This is a track from The Imagine Project, an international recording featuring collaborations between Herbie Hancock and musicians from every region of the planet. "It's a record that's basically about peace," explained Hancock to Billboard magazine. "To me the path towards peace is through global collaboration, so the heart of this record is the idea of making a global record or an international record, in multiple languages and in a variety of places."
This song is a piece by Larry Klein, Hancock's producer on his 2008 Grammy Award album of the year River: The Joni Letters. Klein adapted it from a poem by Bohemian–Austrian Romantic poet Rainer Maria Rilke (1875-1926).
Hancock collaborated with Anoushka Shankar (sitarist daughter of Ravi Shankar) and Chaka Khan on this song. The track was recorded in Mumbai, India, with a group of Indian musicians. Hancock said of working with Khan to Spinner UK: "I thought she might be interested because she's so open to music and the joy she has when she has the opportunity to connect with jazz." He added "And I also got an Indian singer named K.S. Chithra. The poem is about music and space, the space between notes. And Larry got it translated into Hindi. So we were able to record Chaka singing in English, Chithra singing in Hindi, with Anoushka Shankar on sitar. Did that track all there."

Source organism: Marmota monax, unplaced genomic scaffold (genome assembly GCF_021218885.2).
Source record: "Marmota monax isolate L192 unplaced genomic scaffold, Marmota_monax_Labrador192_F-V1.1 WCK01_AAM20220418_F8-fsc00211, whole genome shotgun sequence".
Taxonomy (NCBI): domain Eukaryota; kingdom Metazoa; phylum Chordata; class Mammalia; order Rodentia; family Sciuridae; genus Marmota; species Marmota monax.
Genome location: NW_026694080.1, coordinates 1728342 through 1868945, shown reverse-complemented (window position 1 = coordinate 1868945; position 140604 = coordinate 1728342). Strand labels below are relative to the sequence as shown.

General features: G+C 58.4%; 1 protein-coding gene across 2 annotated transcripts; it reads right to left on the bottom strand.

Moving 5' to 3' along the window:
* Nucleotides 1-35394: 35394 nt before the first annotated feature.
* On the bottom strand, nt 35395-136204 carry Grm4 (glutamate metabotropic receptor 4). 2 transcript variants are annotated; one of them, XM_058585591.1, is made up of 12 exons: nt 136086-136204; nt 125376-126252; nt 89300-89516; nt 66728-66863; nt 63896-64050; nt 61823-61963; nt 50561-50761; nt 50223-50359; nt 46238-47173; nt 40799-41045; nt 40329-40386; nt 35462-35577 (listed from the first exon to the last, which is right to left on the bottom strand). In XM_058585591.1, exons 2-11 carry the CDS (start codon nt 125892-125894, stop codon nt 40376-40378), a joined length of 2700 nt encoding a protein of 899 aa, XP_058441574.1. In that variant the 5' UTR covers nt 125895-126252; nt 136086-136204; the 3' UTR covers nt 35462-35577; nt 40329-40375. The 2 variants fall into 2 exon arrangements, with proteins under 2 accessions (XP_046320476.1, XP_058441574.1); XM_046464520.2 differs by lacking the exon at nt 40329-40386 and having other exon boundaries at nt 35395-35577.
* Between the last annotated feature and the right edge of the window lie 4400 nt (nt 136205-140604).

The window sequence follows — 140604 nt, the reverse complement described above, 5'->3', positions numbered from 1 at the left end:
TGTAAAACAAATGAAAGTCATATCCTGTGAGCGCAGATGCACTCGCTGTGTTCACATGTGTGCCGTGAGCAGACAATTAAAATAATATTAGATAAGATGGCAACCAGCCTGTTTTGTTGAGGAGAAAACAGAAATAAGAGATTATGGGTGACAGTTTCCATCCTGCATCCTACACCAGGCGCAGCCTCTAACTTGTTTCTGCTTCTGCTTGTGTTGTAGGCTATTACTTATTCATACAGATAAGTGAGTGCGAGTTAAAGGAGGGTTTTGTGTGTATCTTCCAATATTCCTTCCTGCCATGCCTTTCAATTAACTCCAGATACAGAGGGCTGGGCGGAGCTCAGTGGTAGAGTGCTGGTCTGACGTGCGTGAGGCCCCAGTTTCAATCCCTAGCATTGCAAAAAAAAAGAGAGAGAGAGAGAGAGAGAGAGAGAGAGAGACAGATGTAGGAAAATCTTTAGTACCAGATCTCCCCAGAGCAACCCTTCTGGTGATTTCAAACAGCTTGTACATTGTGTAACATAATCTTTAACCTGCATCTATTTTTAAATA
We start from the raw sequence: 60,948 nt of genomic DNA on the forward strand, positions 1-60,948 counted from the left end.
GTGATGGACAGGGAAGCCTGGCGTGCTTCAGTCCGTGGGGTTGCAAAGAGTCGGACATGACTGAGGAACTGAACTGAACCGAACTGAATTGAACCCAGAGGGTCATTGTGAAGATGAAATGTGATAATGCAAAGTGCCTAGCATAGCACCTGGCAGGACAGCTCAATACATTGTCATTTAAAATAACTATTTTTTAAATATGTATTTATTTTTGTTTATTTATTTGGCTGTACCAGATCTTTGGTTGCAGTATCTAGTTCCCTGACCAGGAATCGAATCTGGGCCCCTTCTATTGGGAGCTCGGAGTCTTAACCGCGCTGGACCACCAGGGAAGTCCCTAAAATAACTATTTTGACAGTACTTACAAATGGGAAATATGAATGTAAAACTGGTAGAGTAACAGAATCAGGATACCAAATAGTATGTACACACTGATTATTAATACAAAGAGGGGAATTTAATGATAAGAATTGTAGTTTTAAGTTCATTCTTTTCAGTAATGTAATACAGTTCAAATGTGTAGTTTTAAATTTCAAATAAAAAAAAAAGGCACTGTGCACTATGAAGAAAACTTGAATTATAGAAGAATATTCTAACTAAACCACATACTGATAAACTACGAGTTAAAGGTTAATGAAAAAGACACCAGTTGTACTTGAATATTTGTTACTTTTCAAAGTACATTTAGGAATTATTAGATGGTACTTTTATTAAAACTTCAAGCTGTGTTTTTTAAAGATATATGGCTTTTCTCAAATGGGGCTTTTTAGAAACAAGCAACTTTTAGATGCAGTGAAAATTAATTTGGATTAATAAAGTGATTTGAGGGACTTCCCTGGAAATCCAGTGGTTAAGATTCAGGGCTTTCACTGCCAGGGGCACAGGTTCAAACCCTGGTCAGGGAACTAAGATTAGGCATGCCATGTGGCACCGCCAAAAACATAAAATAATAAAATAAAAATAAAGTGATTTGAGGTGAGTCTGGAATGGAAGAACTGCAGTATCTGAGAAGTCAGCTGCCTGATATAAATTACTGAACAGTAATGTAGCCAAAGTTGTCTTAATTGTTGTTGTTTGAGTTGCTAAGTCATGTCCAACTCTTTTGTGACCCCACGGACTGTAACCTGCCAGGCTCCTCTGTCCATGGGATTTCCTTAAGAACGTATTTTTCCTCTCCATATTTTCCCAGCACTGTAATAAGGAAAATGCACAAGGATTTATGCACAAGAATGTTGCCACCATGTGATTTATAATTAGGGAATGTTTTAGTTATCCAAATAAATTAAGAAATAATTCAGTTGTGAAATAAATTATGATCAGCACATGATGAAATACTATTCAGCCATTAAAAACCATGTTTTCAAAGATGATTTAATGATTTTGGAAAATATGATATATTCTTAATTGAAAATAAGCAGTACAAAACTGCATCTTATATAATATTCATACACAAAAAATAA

Months later Hancock added an overdub by saxophonist Wayne Shorter, a colleague of the jazz legend since their days in Miles Davis' '60s ensembles. The saxophonist listened to only the beginning of the track and then started playing a part. "He did it in one take – hadn't even heard the track yet," Hancock told Spinner. "He heard the beginning and said, 'OK, let's do it.' Uncanny, his impulse of spontaneity and connection that he possesses."
Hancock told Billboard magazine about recording with K.S. Chithra: "When we recorded the song-the words were written by a German poet, Rainer Maria Rilke-I wanted it to be done in Hindi or another Indian language. The Indian singer we had, her name was Chitra and she's from south India-she doesn't speak Hindi, and she doesn't read Urdu. So we had to-and this is really bizarre, but it's so beautiful and fits into the concept - we had to do a Romanized phonetic translation so that she would know how to pronounce the words."